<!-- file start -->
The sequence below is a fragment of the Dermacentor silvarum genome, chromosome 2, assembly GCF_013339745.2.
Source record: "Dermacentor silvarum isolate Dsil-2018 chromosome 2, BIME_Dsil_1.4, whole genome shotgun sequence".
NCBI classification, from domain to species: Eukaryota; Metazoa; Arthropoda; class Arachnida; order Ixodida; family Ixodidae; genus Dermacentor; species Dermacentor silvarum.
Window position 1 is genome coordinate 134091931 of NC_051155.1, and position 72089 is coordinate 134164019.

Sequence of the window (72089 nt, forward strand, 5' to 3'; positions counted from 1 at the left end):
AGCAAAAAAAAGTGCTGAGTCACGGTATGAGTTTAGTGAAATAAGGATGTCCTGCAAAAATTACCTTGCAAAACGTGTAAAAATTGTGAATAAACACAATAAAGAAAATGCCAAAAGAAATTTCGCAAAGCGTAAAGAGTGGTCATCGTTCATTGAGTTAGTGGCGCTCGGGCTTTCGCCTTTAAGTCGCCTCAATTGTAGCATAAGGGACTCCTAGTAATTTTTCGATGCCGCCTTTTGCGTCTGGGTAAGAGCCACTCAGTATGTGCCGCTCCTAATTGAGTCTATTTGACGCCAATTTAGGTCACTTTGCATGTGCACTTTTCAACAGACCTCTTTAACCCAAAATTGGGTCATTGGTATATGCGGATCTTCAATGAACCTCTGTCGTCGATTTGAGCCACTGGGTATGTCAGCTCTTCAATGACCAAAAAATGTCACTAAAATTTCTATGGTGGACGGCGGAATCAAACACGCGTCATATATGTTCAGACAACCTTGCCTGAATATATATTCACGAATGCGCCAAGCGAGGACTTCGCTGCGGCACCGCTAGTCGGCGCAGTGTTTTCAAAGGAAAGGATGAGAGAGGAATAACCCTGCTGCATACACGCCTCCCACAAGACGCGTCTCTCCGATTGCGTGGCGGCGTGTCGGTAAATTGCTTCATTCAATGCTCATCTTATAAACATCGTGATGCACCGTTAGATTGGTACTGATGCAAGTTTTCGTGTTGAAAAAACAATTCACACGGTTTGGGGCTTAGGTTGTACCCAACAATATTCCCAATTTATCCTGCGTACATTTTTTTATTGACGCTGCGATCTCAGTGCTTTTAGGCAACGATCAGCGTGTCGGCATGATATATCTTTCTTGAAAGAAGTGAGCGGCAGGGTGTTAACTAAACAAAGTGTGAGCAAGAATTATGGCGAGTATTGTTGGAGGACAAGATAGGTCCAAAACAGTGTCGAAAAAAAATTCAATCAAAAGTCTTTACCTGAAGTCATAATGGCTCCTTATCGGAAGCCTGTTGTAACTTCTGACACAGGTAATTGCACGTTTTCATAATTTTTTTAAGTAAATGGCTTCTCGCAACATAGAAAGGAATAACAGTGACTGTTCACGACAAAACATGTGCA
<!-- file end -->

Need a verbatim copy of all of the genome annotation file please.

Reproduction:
The sequence below is a fragment of the Dermacentor silvarum genome, chromosome 2, assembly GCF_013339745.2.
Source record: "Dermacentor silvarum isolate Dsil-2018 chromosome 2, BIME_Dsil_1.4, whole genome shotgun sequence".
NCBI classification, from domain to species: Eukaryota; Metazoa; Arthropoda; class Arachnida; order Ixodida; family Ixodidae; genus Dermacentor; species Dermacentor silvarum.
Window position 1 is genome coordinate 134091931 of NC_051155.1, and position 72089 is coordinate 134164019.

Sequence of the window (72089 nt, forward strand, 5' to 3'; positions counted from 1 at the left end):
AGCAAAAAAAAGTGCTGAGTCACGGTATGAGTTTAGTGAAATAAGGATGTCCTGCAAAAATTACCTTGCAAAACGTGTAAAAATTGTGAATAAACACAATAAAGAAAATGCCAAAAGAAATTTCGCAAAGCGTAAAGAGTGGTCATCGTTCATTGAGTTAGTGGCGCTCGGGCTTTCGCCTTTAAGTCGCCTCAATTGTAGCATAAGGGACTCCTAGTAATTTTTCGATGCCGCCTTTTGCGTCTGGGTAAGAGCCACTCAGTATGTGCCGCTCCTAATTGAGTCTATTTGACGCCAATTTAGGTCACTTTGCATGTGCACTTTTCAACAGACCTCTTTAACCCAAAATTGGGTCATTGGTATATGCGGATCTTCAATGAACCTCTGTCGTCGATTTGAGCCACTGGGTATGTCAGCTCTTCAATGACCAAAAAATGTCACTAAAATTTCTATGGTGGACGGCGGAATCAAACACGCGTCATATATGTTCAGACAACCTTGCCTGAATATATATTCACGAATGCGCCAAGCGAGGACTTCGCTGCGGCACCGCTAGTCGGCGCAGTGTTTTCAAAGGAAAGGATGAGAGAGGAATAACCCTGCTGCATACACGCCTCCCACAAGACGCGTCTCTCCGATTGCGTGGCGGCGTGTCGGTAAATTGCTTCATTCAATGCTCATCTTATAAACATCGTGATGCACCGTTAGATTGGTACTGATGCAAGTTTTCGTGTTGAAAAAACAATTCACACGGTTTGGGGCTTAGGTTGTACCCAACAATATTCCCAATTTATCCTGCGTACATTTTTTTATTGACGCTGCGATCTCAGTGCTTTTAGGCAACGATCAGCGTGTCGGCATGATATATCTTTCTTGAAAGAAGTGAGCGGCAGGGTGTTAACTAAACAAAGTGTGAGCAAGAATTATGGCGAGTATTGTTGGAGGACAAGATAGGTCCAAAACAGTGTCGAAAAAAAATTCAATCAAAAGTCTTTACCTGAAGTCATAATGGCTCCTTATCGGAAGCCTGTTGTAACTTCTGACACAGGTAATTGCACGTTTTCATAATTTTTTTAAGTAAATGGCTTCTCGCAACATAGAAAGGAATAACAGTGACTGTTCACGACAAAACATGTGCA